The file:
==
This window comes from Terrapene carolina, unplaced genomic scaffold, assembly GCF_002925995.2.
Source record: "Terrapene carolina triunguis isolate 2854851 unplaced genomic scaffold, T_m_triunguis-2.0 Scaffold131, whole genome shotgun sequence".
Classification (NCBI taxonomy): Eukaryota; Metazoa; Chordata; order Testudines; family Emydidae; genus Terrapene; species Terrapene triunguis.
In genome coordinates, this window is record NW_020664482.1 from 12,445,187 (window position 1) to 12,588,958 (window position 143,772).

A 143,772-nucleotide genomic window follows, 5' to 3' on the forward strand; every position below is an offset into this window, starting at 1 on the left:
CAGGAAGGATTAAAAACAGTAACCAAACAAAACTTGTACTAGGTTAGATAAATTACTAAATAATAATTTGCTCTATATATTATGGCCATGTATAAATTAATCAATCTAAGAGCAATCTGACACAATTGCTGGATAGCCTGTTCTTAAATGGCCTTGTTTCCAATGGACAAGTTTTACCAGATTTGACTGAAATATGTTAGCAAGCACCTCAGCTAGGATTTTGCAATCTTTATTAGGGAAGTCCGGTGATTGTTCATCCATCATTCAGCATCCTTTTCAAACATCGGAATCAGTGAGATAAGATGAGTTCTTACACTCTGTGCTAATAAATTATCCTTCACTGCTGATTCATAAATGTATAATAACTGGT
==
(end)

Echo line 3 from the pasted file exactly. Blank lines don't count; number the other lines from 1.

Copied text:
Classification (NCBI taxonomy): Eukaryota; Metazoa; Chordata; order Testudines; family Emydidae; genus Terrapene; species Terrapene triunguis.